Soverign Wealth Funds: Some Thoughts

Nouriel Roubini’s excellent blog touched upon a subject that is sure to become more prominent as time goes by: Soverign Wealth Funds.

While we may think that SWF’s are merely big piggy banks out to buy foreign assets (think China-Blackstone), they can also be national companies themselves. Implicit in Nouriel’s definition of SWF’s are publically owned companies such as CNOC and Dubai Ports. These are nationally owned companies, created, financed, and protected by governments.

Nourel states that SWF’s need to allow their currencies to float so that do not need to buy (or create?) such assets. Focusing merely on the currency issue may preclude us from seeing a deeper rationale for the need to purchase or create such as assets. Following are some possibilities:

  1. SWF’s are national responses to privately own multinationals. For weak or small or developing countries, they provide the capital focus to accomplish what their own privately owned firms cannot. With such focus they can compete with the multinationals.
  2. Some countries view capitalistic endeavors as an extension of national and political interests. China certainly fits this description, as does Russia. Just as all countries view their armies as a means of extending power, so these countries view their national companies as an extension of economic power.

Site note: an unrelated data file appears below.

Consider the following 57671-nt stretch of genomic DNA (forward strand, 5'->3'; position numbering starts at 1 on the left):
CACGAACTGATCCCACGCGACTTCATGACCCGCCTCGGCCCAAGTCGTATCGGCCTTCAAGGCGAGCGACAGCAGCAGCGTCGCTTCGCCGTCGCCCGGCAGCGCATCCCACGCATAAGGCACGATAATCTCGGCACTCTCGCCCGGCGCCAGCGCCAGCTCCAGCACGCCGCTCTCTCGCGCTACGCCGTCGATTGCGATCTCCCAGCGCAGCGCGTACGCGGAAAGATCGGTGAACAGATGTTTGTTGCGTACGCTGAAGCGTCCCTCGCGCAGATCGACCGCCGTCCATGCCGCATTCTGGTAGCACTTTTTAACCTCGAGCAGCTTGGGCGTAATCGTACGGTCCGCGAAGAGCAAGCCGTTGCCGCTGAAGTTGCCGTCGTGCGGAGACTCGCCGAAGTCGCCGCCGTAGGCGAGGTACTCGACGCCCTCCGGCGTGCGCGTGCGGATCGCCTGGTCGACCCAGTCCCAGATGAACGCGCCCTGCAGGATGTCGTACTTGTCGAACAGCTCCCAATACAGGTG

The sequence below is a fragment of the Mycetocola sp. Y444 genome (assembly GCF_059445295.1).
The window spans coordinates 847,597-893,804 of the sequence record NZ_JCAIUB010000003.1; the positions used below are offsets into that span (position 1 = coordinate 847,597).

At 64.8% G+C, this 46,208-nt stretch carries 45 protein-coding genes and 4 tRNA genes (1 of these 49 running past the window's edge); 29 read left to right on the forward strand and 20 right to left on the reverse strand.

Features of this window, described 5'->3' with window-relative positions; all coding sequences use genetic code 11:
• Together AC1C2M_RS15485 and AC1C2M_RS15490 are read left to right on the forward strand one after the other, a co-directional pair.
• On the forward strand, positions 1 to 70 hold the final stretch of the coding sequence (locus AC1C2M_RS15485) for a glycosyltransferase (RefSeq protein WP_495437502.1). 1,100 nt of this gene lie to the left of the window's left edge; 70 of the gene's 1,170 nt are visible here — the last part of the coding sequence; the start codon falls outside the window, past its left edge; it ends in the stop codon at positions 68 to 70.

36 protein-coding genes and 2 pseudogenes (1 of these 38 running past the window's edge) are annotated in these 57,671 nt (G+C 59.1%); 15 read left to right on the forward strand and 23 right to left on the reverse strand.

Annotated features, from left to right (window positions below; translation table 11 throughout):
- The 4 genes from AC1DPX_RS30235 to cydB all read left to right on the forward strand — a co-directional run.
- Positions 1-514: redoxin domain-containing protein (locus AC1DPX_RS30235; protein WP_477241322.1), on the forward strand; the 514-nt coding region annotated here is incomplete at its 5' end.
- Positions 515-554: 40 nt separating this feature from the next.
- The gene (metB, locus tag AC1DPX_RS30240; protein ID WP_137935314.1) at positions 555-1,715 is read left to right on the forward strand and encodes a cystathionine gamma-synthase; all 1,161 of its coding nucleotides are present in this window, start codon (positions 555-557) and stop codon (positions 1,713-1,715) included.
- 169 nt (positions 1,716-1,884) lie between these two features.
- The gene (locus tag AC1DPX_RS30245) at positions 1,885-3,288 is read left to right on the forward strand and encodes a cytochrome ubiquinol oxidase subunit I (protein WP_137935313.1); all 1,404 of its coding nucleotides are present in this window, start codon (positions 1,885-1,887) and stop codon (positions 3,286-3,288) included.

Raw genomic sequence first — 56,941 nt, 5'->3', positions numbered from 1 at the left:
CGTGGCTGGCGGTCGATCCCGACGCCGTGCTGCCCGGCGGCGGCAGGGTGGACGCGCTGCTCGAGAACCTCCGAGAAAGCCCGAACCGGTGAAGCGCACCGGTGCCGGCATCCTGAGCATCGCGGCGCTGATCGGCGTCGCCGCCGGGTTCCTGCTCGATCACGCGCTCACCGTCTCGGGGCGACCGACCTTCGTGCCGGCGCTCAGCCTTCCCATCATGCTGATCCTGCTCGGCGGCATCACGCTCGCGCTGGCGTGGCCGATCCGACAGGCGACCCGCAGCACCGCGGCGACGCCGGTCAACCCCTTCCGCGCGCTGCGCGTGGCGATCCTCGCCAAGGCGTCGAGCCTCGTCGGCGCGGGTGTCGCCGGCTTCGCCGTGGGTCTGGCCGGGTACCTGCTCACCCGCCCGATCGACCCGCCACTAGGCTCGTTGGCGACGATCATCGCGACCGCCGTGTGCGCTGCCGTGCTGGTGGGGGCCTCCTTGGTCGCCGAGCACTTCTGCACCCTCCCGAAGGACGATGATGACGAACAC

(As an aside, not all these countries have fixed currencies. Brazil’s Vale do Rio Doce, for example, just bought Inco in Sudbury, Ontario—a huge nickel mine. Vale do Rio is a publically own company; Brazil has a floating exchange rate.)

  3. As the battle for resources intensifies, these companies will become pivotal in protecting national interests and needs, not private ones. Markets at that point may not function as western economists have been taught to expect. Some customers or buyers may be “more equal” than others.

I see the growth of SWF’s as a natural response to America’s economic domination. Size and financial muscle are necessary.

Furthermore, not all countries share our vision of “private” ownership. And, yes, in the case of a number of public companies, CVRD, for example, foreign interests are allowed to own a share, a modest share. But, these companies are not for sale or takeover. They will remain national companies—unless they fail miserably.

Of course, pegged currencies are a means of subsidizing such companies. Laws limiting foreign ownership of more than a fractional share are a means of ensuring these companies serve national, not private, interests.

As they become larger and more influential players on the global stage, I see them as possible inheritors of our version of capitalism. Unlike our companies, these companies will directly serve national interests and goals.